– PP.
    Commented Dec 1, 2010 at 9:53
  • 2
    Is this still a current problem on Android 2.3.1?
    – meinzlein
    Commented Nov 25, 2011 at 18:13
  • I believe you can set up Android 4 to always use a VPN connection.
    – intuited
    Commented Nov 25, 2013 at 18:12

Results captured on an LG Optimus V (VM670), Android 2.2.1, stock, rooted, purchased in March 2011.

As of today, the only unencrypted requests I could find in a pcap taken during a complete resync were:

Picasa Web Albums

GET /data/feed/api/user/<username>?imgmax=1024&max-results=1000&thumbsize=144u,1024u
    &visibility=visible&kind=album HTTP/1.1
GData-Version: 2
Accept-Encoding: gzip
Authorization: GoogleLogin auth=<snipped>
If-None-Match: <snipped; don't know if it's sensitive info>
Host: picasaweb.google.com
Connection: Keep-Alive
User-Agent: Cooliris-GData/1.0; gzip

That's it.

Picasa was the only service I could find being synced unencrypted. Facebook requested a couple profile images (but didn't pass any account info); Skype requested ads; and TooYoou grabbed a new banner image. None of those relate to sync, really.

So it looks like Google's syncing security has been tightened quite a bit. Turn off syncing Picasa Web Albums and all of your Google data should be synced in encrypted form.


This bothered me a little:

GET /market/download/Download?userId=<snipped>&deviceId=<snipped>
    &downloadId=-4466427529916183822&assetId=2535581388071814327 HTTP/1.1
Cookie: MarketDA=<snipped>
Host: android.clients.google.com
Connection: Keep-Alive
User-Agent: AndroidDownloadManager

The return of this is a 302 Moved Temporarily that points to a highly complex download URL:

HTTP/1.1 302 Moved Temporarily
Cache-control: no-cache
Location: http://o-o.preferred.iad09g05.v5.lscache6.c.android.clients.google.com
Pragma: no-cache
Content-Type: text/html; charset=UTF-8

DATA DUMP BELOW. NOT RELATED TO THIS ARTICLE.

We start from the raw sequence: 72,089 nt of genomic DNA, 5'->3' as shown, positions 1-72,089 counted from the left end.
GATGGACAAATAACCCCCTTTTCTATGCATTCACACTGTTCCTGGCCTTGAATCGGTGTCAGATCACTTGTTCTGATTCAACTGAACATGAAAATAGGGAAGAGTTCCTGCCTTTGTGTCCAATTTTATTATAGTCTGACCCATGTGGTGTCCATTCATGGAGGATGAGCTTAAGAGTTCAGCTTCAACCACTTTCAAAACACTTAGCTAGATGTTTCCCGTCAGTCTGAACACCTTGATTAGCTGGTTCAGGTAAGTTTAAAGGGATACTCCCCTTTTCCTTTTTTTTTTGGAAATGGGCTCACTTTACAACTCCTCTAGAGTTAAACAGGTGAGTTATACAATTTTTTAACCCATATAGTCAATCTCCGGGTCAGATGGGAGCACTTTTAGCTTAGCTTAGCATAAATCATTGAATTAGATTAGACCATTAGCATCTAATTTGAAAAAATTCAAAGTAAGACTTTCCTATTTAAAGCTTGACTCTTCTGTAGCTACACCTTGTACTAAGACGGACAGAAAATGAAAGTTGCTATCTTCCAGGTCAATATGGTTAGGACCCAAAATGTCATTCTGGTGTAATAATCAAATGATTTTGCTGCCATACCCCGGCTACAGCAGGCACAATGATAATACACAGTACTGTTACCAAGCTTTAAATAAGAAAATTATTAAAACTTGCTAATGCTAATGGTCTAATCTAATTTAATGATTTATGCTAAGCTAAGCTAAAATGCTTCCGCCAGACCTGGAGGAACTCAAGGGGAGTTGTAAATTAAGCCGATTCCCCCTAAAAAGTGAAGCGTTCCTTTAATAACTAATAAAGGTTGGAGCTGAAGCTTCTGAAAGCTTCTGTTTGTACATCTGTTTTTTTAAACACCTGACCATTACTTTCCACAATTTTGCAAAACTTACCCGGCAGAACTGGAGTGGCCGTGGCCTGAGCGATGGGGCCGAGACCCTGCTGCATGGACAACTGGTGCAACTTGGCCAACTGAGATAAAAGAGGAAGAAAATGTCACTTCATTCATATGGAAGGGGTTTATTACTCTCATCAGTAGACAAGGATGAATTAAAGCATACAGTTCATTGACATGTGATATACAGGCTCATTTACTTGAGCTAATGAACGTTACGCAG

Date: Fri, 25 Nov 2011 08:37:09 GMT
X-Content-Type-Options: nosniff
X-Frame-Options: SAMEORIGIN
X-XSS-Protection: 1; mode=block
Server: GSE
Transfer-Encoding: chunked

Android's download manager turns right around and requests that download location, passing the MarketDA cookie again.

I don't know if there's any security danger from how Market downloads APKs. The worst I can imagine is that unencrypted APK downloads open up the possibility of interception & replacement with a malicious package, but I'm sure Android has signature checks to prevent that.

  • I'm glad that since my initial discovery that others are taking this seriously now. Thank you! I felt I was alone in the wilderness when I posted the initial question/response. I've not actually done any retesting since the original post and kept to more secure practices - but I'm glad that others are following up on this.
    – PP.
    Commented Dec 19, 2011 at 12:20
  • 1
    I get funny looks from people sometimes because I spout off about security like it's normal. And three days after posting this, I snapped up a Cyber Monday deal on a new Motorola Triumph. Customer service issues delayed its arrival until last Wednesday, but I quickly discovered that it has major issues with EAP-secured networks. My college uses EAP. So I'm glad I looked into this. More may be coming, as I haven't yet tested Currents. ;)
    – dgw
    Commented Dec 20, 2011 at 10:10
  • I only want to encourage you - sound like a good person to care enough about security.
    – PP.
    Commented Dec 22, 2011 at 14:25